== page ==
This is a guest post by Elaine Schmidt. Thanks for a great article, Elaine!
The Language of Batting
As you start to compare battings, you may run into these terms.
Wadding is what our English and Australian friends may call batting. Batting and
wadding are the same thing.
Loft is the weight and thickness of the batting. The same brand and type of batting may
be available in several different lofts or thicknesses. A low loft is thin and will give a
flatter appearance to the finished quilt. A high loft is thick and less drape-able and will
give a fluffier look.
Bonded Batting. Batting fibers can be held together with a light starch or resin bonding
agent. Thermal bonded battings are held together when heat is used to slightly melt the
fibers and hold them together. Bonding keeps the fibers from shifting or bearding.
(Bearding is when the batting fibers work their way through the quilt top or backing
fabric when quilted.)
Needle Punched Batting. The fibers of a needle punched batting are loosely felted
together with tiny barbed needles that twist the fibers together. Needle punched batting is
very stable, with less stretch, but may not be suitable for hand quilting because of the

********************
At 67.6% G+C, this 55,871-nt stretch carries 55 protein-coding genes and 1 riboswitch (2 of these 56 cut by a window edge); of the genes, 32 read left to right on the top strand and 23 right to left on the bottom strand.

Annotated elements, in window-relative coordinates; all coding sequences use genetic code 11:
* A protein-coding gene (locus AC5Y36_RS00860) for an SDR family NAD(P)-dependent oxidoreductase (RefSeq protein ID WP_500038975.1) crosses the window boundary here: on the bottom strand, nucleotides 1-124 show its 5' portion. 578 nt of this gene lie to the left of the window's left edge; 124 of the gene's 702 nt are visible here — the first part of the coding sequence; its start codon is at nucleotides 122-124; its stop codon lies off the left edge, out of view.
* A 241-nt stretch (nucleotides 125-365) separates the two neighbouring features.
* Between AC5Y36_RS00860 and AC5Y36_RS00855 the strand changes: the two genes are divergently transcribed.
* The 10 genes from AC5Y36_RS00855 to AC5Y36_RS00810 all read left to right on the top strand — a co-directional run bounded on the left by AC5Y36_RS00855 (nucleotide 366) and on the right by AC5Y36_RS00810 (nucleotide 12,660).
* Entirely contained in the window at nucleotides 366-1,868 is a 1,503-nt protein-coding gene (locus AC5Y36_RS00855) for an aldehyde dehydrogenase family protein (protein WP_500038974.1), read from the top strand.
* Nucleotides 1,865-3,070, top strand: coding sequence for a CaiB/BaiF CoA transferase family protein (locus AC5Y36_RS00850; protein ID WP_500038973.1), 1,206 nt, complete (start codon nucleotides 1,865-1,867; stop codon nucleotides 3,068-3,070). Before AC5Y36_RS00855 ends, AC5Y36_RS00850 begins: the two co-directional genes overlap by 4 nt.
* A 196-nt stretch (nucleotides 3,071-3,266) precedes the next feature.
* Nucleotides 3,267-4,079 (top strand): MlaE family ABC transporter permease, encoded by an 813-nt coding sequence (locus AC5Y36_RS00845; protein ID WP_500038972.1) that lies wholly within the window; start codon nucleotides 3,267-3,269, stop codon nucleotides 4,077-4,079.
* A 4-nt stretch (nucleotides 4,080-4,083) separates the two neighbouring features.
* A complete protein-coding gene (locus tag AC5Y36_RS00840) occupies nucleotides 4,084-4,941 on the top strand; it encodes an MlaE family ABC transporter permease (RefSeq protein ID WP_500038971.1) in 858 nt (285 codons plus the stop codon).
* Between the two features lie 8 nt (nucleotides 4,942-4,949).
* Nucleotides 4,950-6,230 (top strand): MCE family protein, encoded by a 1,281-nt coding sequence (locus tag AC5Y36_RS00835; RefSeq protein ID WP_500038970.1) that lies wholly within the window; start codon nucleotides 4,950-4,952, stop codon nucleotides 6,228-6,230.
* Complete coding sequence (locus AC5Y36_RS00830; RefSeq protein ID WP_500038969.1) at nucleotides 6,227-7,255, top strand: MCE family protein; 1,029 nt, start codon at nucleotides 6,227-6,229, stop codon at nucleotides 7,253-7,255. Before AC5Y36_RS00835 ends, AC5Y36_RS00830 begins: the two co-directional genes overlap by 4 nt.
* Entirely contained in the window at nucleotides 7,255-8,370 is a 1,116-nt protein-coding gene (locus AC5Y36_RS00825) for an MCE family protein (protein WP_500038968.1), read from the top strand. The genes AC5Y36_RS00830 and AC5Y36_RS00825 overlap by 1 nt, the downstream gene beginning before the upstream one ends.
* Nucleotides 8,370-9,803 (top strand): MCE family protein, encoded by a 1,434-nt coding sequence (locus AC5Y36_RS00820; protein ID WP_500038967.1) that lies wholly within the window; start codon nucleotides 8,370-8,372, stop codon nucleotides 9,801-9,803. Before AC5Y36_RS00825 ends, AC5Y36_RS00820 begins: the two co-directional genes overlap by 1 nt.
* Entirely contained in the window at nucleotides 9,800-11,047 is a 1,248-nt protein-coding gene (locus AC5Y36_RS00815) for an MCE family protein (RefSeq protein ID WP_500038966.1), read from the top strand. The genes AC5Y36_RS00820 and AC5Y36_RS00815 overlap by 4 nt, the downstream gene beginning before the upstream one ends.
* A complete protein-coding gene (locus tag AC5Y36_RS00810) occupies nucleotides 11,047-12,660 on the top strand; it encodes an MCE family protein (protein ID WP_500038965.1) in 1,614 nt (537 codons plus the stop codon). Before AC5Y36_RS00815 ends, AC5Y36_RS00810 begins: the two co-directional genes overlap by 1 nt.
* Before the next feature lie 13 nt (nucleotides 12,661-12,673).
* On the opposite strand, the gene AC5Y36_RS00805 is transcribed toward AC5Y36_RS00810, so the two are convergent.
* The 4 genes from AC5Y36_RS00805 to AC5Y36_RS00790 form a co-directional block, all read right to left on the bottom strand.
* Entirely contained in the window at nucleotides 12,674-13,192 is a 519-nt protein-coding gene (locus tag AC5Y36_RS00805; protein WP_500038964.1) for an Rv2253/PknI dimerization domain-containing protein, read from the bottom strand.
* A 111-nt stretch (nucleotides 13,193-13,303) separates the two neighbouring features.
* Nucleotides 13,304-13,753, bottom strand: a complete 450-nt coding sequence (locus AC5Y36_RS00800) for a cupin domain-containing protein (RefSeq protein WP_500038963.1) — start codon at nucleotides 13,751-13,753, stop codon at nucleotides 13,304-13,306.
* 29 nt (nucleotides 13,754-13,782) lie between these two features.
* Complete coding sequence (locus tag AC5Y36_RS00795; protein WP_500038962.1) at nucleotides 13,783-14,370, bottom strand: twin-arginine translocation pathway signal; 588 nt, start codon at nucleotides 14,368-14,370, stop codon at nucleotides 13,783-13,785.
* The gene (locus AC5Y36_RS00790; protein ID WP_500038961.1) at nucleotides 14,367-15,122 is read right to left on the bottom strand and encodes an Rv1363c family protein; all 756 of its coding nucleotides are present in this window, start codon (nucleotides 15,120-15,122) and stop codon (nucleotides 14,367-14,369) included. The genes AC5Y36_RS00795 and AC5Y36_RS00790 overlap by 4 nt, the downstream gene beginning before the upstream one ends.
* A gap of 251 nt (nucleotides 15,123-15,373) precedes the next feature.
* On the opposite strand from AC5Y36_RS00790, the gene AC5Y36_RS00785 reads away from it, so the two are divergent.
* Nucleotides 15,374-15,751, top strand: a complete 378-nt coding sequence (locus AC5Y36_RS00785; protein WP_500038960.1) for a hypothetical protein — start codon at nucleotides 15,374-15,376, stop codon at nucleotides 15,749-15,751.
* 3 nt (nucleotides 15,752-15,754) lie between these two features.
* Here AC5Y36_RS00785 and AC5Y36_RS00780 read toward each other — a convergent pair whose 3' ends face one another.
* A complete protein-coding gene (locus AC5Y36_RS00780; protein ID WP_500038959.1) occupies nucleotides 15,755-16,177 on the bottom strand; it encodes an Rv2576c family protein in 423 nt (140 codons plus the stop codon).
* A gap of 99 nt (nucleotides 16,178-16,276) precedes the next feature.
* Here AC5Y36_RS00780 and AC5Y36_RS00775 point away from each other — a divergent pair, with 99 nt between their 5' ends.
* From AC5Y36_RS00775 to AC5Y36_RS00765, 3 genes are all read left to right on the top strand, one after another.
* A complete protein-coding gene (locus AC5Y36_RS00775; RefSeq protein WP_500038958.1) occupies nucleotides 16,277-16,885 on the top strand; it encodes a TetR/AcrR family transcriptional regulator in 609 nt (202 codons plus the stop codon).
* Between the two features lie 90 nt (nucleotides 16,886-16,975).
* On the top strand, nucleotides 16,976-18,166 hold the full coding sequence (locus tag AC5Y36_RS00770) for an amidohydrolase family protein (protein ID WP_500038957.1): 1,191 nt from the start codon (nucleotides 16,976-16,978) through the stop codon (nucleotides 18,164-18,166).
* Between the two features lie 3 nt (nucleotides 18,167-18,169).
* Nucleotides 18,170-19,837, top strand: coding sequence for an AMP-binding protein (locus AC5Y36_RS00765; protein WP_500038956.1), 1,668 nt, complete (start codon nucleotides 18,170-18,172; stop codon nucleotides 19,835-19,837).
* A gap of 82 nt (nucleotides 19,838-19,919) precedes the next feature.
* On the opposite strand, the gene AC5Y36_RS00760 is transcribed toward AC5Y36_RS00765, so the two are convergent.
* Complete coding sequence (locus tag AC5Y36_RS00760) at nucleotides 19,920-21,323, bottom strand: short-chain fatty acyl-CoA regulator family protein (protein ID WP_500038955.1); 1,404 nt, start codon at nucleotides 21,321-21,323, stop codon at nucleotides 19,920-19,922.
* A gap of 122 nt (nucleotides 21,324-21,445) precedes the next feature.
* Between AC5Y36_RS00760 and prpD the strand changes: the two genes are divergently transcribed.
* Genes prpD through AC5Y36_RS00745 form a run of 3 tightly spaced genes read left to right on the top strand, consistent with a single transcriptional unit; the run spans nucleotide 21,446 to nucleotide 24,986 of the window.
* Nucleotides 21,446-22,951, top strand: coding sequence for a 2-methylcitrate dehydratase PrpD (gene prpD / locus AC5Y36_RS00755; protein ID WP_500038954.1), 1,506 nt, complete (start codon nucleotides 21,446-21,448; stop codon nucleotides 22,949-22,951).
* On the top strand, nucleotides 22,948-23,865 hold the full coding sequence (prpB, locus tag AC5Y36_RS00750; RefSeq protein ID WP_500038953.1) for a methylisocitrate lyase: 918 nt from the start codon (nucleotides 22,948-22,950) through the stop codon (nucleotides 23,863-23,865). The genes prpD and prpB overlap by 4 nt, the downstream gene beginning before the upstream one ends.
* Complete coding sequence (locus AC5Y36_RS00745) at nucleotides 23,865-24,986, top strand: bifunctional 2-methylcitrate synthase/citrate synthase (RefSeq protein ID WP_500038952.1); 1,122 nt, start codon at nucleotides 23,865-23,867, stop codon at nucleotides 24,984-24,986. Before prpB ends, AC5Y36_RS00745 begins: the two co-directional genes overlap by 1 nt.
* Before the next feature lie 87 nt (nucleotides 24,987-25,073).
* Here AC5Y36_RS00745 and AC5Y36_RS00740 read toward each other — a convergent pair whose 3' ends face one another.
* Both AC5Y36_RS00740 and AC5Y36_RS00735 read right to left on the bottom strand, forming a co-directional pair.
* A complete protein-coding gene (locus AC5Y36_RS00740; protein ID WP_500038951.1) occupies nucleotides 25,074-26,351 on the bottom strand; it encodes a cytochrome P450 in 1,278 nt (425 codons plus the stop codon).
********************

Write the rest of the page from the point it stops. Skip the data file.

Scrim is a layer of netting-like material that the holds the batting together. It is not
necessarily made from the same fiber as the batting. Batting with scrim is typically more
stable and not as likely to stretch or become distorted. Battings with scrim may be
difficult to hand quilt.
Resiliency refers to how quickly the batting springs back when it is unfolded and how
well it resists creasing.
Washability. Check the manufacturer’s label for care of the batting. Some battings can be
washed before they are used. Certain types of battings (such as unbleached cotton) shrink
more than others (such as polyester). Some quilters like the puckered, retro look that
happens when batting is not prewashed and then shrinks a bit when the finished quilt is